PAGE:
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Hijab Is Women’s Cultural Armour

Sunday October 1, 2017 11:26 PM, Moin Qazi, ummid.com

Michelle Obama
[Michelle Obama, wife of former US President Barack Obama with Muslim students in a file photo.]

One of the Islamic symbols that has been engaging so much attention of the western world is the veil - the hijab (a scarf wrapped tightly around a woman's head to conceal every wisp of hair). Veiling has become, perhaps more than any other single issue, the defining "women's question".

The hijab has now become the most powerful symbol of Muslim women's rejection of western notions of feminism. These empowered and educated women are using the hijab to articulate a new response to modernity.

The hijab also expresses a translational form of Islamic feminism that has been marked by the entry of women into all public spheres of Islamic life including formal religious learning. Some women choose to wear the hijab because it is a national tradition of their country of origin, or because it is the norm in their local area, city or country. Others wear it to demonstrate their commitment to dressing modestly and for religious reasons.

The western discourse has consistently argued that the hijab is not a symbol of freedom, but one of oppression. It believes that that women in Islam are second class citizens and that this status is encoded in both sacred text and tradition, enforced by culture and law.

If you browse the western media's news stories or polls and studies, they constantly strip the activity of a Muslim woman down to her hijab or attire. Have we forgotten that less than 100 years ago American women were denied the freedoms and access that we now take for granted and promote as universal human rights?

But research suggests that contrary to western notions, Muslim women choose to wear the hijab as a way of showing self-control, power and agency. Many well-educated women working in hospitals and libraries, for example, wear it.

In fact, they wear it not as a symbol of control by a man, but rather to promote their own feminist ideals. For many Muslim women, wearing a hijab offers a way for them to take control of their bodies and challenge the ways in which women are marginalised by men. They justify wearing the hijab, as a public statement of their own spiritual quest.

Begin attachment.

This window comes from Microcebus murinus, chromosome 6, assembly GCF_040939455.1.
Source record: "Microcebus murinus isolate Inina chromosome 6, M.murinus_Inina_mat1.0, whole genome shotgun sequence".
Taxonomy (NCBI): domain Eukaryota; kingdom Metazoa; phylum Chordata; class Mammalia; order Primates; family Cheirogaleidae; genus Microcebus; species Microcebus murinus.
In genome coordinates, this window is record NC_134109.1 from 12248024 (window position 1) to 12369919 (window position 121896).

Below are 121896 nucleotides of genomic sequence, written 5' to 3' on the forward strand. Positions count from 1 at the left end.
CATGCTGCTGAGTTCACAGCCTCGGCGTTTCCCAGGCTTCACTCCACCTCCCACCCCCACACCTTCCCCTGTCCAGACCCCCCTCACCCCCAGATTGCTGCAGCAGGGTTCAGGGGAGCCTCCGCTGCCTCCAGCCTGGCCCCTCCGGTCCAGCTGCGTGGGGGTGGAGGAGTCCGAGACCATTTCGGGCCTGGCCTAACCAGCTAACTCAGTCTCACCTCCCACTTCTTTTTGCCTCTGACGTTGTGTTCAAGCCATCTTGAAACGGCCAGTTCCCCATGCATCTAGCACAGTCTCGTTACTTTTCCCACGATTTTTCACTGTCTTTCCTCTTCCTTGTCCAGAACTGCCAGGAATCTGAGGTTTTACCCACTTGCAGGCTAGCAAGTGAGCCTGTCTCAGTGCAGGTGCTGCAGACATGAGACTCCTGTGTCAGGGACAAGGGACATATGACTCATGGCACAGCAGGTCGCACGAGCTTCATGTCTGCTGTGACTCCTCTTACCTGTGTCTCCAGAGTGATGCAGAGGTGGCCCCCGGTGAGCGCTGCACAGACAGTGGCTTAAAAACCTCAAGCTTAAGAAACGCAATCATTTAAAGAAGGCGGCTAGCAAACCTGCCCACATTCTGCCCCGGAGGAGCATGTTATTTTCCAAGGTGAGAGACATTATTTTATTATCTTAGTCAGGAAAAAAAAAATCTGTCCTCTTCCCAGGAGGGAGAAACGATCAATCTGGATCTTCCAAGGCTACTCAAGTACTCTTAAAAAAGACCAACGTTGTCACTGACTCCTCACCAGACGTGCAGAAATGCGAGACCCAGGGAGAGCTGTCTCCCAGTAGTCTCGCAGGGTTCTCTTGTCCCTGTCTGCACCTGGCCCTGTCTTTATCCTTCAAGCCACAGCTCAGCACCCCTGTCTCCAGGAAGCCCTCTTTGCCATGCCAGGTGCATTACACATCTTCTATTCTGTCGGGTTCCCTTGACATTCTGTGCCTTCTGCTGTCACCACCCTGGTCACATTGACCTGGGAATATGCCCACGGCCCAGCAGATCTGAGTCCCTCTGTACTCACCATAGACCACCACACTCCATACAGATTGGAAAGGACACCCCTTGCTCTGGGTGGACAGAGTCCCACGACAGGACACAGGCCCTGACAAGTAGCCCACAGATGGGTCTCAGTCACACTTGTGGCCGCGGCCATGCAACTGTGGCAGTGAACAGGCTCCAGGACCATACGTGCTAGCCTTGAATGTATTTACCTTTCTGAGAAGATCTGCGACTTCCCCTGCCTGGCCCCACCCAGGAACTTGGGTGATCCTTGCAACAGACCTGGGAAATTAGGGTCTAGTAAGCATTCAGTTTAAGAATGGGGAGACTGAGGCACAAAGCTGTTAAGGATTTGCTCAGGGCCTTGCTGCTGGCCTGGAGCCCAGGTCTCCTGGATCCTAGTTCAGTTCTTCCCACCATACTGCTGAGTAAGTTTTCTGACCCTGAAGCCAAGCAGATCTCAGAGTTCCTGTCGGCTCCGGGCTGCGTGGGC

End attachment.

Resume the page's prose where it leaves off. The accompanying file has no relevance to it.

Veiling was once the armour for the poorer classes. Today it is the mascot of the most enlightened Muslim girls who are pursuing prestigious courses in top class universities. Attempts to force Muslim women to stop wearing the veil might, therefore, be counterproductive by depriving them of the choice and opportunity to integrate: if women cannot signal their piety through wearing a veil, they might choose or be forced to stay at home.

Prophet Muhammad said, "Every religion has a chief characteristic and the chief characteristic of Islam is modesty."

In Islam, modesty is a virtue for both men and women. In fact, the Prophet himself was described as being the epitome of modesty in his behaviour with people. When the Quran tells believers to lower their lustful gazes and guard their chastity - important aspects of the modesty tradition - it begins by commanding this to men before women (Q 24:30-31).

A woman's attire has never been about perception, it is solely a matter of interpretation. What gets lost in the midst of such interpretive crossfire is the core message that women should not be objectified. Historically, modesty in dress has been defined by local customs that sometimes even predate Islam.

The Arabic word for modesty is hayaa. The interesting thing about this word is that it is linguistically related to the Arabic word for life (hayat).Muslim scholars and sages have taken from this that there is an intimate connection between the two terms. Modesty, it is said, is the virtue that gives spiritual life to the soul.

This connection between spiritual life and modesty exists because the virtue is not just about outward appearances; rather, it is tolerance first and foremost about the inward state of having modesty before God - meaning an awareness of divine presence everywhere and at all times that leads to propriety within oneself and in one's most private moments.

Outward modesty means behaving in a way that maintains one's own self-respect and the respect of others, whether in dress, speech or behaviour. Inward modesty means shying away from any character or quality that is offensive to God. The outward is a reminder of the inward, and the inward is essential to the outward.